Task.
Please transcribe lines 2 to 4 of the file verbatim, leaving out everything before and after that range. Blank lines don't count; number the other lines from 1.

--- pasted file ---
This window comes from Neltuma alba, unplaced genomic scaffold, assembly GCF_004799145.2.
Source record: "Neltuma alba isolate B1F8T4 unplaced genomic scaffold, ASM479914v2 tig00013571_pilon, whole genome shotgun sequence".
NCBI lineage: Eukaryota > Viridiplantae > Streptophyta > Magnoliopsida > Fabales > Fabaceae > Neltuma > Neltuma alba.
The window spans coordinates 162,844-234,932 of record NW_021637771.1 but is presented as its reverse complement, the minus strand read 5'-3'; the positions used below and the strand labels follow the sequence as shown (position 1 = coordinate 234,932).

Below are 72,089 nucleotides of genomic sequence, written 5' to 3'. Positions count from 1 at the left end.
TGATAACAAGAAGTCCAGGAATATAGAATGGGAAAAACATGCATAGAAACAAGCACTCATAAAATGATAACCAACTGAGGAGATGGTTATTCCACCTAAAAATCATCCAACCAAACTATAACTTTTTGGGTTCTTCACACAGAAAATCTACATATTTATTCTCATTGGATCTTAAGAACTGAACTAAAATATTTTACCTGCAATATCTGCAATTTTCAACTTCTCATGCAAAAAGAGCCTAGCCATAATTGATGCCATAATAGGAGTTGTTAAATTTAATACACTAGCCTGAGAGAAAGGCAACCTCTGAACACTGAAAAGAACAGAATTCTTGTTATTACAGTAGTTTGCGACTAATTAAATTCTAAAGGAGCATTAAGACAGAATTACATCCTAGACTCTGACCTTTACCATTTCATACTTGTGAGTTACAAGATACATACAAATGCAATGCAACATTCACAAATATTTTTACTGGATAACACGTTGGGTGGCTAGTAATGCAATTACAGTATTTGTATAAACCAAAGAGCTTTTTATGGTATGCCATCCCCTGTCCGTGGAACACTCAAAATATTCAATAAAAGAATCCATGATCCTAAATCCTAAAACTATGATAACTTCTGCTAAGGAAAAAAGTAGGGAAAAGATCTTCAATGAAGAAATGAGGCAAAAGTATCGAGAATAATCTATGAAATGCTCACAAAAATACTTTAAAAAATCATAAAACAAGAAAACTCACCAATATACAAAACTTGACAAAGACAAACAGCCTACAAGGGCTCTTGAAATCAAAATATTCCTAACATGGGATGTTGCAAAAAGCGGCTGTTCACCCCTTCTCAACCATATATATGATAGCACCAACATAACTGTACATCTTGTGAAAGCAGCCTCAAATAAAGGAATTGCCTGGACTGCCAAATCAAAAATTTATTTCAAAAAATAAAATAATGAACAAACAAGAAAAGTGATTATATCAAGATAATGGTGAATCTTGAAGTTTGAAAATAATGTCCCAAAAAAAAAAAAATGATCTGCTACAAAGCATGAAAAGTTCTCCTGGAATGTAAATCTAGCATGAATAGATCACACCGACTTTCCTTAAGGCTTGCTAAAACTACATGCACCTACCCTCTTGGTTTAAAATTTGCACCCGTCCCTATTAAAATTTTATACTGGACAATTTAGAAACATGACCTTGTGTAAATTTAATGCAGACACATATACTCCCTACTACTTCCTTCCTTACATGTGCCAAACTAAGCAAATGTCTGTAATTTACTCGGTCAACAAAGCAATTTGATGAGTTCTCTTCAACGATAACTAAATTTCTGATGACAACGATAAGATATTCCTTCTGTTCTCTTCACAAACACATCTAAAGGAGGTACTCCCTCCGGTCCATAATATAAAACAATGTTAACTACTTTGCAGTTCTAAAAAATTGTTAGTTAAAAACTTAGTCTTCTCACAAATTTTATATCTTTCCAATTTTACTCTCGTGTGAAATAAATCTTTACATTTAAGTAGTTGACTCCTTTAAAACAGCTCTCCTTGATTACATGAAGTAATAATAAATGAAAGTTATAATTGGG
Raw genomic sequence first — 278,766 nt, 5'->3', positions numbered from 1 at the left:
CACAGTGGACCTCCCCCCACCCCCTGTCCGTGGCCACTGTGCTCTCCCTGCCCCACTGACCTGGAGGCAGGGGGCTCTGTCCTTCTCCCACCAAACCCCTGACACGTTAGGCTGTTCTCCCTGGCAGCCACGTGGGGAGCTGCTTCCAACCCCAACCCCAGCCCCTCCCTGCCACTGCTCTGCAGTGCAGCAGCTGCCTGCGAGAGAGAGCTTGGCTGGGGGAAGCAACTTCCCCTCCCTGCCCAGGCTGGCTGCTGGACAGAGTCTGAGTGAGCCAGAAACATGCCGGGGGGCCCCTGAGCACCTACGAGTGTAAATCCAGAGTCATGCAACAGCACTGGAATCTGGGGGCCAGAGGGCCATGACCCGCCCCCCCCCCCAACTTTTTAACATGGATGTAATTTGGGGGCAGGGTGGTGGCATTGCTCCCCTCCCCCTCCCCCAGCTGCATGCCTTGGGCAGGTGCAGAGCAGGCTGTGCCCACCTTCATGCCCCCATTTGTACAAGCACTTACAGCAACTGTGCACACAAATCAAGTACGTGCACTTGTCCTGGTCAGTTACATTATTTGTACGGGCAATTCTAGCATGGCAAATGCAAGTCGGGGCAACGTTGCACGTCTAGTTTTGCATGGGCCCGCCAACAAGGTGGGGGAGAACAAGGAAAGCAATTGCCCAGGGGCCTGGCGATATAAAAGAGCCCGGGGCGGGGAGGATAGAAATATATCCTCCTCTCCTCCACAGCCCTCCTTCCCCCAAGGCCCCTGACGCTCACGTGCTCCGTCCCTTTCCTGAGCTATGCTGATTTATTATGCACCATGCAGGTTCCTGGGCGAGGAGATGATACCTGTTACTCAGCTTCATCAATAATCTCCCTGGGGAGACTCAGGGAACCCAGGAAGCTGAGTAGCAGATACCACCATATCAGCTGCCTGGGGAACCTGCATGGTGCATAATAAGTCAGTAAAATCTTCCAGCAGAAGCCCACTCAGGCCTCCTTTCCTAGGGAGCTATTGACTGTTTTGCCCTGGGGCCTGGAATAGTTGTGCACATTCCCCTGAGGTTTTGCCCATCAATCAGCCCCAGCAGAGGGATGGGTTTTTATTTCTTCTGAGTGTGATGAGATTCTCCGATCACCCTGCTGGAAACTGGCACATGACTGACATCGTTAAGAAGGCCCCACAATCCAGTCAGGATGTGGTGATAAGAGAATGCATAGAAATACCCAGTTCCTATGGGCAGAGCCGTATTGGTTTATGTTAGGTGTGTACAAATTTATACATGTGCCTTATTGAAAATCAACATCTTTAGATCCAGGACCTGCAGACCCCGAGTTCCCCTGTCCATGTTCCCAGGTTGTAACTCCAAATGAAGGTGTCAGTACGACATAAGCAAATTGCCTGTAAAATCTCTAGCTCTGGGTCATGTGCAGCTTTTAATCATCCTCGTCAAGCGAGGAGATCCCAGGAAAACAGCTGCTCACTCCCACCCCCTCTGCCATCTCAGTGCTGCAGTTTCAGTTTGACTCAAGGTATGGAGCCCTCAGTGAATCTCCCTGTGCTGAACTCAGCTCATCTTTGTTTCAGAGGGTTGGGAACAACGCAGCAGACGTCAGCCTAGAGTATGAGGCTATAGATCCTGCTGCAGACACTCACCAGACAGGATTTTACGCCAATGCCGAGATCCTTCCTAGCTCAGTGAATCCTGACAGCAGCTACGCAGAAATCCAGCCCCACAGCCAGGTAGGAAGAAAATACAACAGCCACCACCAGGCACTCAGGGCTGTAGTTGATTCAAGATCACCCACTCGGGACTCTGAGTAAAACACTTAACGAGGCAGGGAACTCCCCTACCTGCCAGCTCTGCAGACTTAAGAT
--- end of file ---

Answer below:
Source record: "Neltuma alba isolate B1F8T4 unplaced genomic scaffold, ASM479914v2 tig00013571_pilon, whole genome shotgun sequence".
NCBI lineage: Eukaryota > Viridiplantae > Streptophyta > Magnoliopsida > Fabales > Fabaceae > Neltuma > Neltuma alba.
The window spans coordinates 162,844-234,932 of record NW_021637771.1 but is presented as its reverse complement, the minus strand read 5'-3'; the positions used below and the strand labels follow the sequence as shown (position 1 = coordinate 234,932).